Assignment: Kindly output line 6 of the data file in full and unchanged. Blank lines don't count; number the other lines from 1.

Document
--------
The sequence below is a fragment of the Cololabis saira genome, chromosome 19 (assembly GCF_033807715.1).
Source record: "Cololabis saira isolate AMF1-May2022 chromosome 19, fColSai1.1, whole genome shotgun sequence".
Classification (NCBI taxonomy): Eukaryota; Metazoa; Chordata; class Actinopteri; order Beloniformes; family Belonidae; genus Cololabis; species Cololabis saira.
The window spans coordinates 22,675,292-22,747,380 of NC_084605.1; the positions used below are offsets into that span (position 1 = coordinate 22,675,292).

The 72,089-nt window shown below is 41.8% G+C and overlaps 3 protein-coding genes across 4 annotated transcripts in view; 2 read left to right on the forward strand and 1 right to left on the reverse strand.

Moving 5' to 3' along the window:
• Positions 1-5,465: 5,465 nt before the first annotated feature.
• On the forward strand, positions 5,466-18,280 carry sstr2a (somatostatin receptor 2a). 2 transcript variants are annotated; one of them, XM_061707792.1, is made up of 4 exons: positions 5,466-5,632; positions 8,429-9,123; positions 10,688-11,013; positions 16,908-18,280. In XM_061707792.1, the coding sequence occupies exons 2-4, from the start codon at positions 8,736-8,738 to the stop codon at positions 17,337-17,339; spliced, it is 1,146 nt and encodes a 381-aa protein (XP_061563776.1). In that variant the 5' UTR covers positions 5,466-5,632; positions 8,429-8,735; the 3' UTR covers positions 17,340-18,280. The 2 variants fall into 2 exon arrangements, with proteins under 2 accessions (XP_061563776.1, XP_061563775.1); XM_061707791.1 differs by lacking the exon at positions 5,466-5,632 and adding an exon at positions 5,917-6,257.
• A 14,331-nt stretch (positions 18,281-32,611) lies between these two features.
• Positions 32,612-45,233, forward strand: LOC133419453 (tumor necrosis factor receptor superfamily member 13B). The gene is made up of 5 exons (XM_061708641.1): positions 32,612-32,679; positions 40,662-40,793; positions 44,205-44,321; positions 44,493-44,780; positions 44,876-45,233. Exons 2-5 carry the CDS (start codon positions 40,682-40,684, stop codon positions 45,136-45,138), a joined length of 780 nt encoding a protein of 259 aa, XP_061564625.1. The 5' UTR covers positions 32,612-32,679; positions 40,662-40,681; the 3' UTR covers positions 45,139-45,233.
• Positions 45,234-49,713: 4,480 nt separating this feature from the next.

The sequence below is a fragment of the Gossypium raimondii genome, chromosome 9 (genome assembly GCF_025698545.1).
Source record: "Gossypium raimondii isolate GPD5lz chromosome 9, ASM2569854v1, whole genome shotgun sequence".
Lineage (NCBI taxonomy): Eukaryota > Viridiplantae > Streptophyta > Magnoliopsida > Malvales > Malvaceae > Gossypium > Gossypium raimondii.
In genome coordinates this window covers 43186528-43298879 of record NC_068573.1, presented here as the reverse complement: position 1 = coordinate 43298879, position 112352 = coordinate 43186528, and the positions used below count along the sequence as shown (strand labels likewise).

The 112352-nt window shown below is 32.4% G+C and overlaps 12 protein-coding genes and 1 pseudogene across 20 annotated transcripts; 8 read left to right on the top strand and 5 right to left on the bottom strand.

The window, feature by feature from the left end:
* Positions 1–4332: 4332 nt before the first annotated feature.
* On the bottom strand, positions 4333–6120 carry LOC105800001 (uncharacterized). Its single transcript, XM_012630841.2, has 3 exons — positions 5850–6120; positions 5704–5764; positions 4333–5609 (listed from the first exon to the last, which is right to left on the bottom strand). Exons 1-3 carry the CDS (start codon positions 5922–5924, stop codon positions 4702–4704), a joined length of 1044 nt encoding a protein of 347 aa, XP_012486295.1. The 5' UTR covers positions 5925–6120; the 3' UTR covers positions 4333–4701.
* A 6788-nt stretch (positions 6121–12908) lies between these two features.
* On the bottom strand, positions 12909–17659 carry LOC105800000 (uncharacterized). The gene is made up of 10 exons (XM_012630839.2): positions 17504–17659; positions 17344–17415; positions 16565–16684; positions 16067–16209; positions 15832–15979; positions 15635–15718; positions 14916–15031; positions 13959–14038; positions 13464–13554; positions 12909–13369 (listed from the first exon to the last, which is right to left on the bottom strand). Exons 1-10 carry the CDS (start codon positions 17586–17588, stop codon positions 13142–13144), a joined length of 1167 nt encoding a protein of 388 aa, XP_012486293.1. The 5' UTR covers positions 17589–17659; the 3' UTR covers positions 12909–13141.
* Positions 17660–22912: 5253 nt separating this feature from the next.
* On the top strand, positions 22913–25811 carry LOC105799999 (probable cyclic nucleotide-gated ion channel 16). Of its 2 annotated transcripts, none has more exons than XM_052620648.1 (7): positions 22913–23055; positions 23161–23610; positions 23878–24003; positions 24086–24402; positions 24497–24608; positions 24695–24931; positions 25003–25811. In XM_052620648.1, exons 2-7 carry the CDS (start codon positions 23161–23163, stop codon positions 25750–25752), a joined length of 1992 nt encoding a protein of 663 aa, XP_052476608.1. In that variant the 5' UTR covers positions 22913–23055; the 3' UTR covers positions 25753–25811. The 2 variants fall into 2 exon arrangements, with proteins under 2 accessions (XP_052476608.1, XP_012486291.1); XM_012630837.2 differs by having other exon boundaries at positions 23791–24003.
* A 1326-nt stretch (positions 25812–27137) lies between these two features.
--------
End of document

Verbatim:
Moving 5' to 3' along the window: